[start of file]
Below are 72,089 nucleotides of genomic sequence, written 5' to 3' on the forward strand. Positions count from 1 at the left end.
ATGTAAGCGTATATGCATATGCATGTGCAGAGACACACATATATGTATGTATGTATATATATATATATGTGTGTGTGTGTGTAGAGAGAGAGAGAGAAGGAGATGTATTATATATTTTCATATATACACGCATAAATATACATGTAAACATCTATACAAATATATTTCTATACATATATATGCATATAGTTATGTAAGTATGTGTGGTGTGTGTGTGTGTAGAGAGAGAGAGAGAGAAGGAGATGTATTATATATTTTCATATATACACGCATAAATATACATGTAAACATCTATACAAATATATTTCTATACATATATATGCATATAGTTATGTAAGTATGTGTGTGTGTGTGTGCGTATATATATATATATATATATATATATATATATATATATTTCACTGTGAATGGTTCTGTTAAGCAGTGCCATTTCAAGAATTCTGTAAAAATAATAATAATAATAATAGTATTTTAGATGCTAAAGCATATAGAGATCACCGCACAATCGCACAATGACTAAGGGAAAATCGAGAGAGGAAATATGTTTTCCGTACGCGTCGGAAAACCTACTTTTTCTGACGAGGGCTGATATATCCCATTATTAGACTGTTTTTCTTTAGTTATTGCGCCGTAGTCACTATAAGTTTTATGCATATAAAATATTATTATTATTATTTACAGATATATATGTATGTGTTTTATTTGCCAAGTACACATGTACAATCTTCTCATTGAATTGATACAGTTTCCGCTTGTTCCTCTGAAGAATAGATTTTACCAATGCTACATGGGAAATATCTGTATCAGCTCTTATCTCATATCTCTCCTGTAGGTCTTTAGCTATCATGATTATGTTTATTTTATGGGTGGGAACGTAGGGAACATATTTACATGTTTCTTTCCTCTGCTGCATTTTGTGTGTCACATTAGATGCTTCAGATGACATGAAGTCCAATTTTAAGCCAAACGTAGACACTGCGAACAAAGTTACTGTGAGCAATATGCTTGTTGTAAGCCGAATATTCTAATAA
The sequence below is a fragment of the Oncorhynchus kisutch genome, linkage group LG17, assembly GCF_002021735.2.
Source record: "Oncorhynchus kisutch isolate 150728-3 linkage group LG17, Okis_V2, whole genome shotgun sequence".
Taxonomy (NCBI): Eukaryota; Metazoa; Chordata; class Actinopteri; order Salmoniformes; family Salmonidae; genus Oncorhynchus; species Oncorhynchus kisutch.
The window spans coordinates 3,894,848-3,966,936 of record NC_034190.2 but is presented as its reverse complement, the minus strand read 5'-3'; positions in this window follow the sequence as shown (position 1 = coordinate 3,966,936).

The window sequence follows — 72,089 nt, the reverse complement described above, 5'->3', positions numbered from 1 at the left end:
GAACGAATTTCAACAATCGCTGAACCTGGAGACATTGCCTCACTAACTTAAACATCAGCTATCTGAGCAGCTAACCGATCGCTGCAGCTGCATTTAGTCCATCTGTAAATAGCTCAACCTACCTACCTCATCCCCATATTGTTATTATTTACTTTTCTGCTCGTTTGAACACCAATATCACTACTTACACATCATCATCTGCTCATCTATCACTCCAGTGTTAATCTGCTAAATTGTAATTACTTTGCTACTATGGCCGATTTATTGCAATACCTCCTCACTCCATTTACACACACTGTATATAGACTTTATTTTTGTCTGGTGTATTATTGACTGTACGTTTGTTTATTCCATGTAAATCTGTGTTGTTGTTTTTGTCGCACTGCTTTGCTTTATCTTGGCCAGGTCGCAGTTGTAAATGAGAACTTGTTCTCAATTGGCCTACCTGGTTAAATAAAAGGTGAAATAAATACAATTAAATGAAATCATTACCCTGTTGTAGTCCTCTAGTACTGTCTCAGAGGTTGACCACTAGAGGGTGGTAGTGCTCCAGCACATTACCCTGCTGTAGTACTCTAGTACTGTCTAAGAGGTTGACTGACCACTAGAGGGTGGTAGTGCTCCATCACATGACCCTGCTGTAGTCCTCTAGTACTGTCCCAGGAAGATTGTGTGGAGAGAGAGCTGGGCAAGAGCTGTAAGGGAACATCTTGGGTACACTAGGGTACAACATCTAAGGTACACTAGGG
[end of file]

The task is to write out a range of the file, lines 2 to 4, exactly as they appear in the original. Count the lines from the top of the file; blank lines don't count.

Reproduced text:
ATGTAAGCGTATATGCATATGCATGTGCAGAGACACACATATATGTATGTATGTATATATATATATATGTGTGTGTGTGTGTAGAGAGAGAGAGAGAAGGAGATGTATTATATATTTTCATATATACACGCATAAATATACATGTAAACATCTATACAAATATATTTCTATACATATATATGCATATAGTTATGTAAGTATGTGTGGTGTGTGTGTGTGTAGAGAGAGAGAGAGAGAAGGAGATGTATTATATATTTTCATATATACACGCATAAATATACATGTAAACATCTATACAAATATATTTCTATACATATATATGCATATAGTTATGTAAGTATGTGTGTGTGTGTGTGCGTATATATATATATATATATATATATATATATATATATATTTCACTGTGAATGGTTCTGTTAAGCAGTGCCATTTCAAGAATTCTGTAAAAATAATAATAATAATAATAGTATTTTAGATGCTAAAGCATATAGAGATCACCGCACAATCGCACAATGACTAAGGGAAAATCGAGAGAGGAAATATGTTTTCCGTACGCGTCGGAAAACCTACTTTTTCTGACGAGGGCTGATATATCCCATTATTAGACTGTTTTTCTTTAGTTATTGCGCCGTAGTCACTATAAGTTTTATGCATATAAAATATTATTATTATTATTTACAGATATATATGTATGTGTTTTATTTGCCAAGTACACATGTACAATCTTCTCATTGAATTGATACAGTTTCCGCTTGTTCCTCTGAAGAATAGATTTTACCAATGCTACATGGGAAATATCTGTATCAGCTCTTATCTCATATCTCTCCTGTAGGTCTTTAGCTATCATGATTATGTTTATTTTATGGGTGGGAACGTAGGGAACATATTTACATGTTTCTTTCCTCTGCTGCATTTTGTGTGTCACATTAGATGCTTCAGATGACATGAAGTCCAATTTTAAGCCAAACGTAGACACTGCGAACAAAGTTACTGTGAGCAATATGCTTGTTGTAAGCCGAATATTCTAATAA
The sequence below is a fragment of the Oncorhynchus kisutch genome, linkage group LG17, assembly GCF_002021735.2.
Source record: "Oncorhynchus kisutch isolate 150728-3 linkage group LG17, Okis_V2, whole genome shotgun sequence".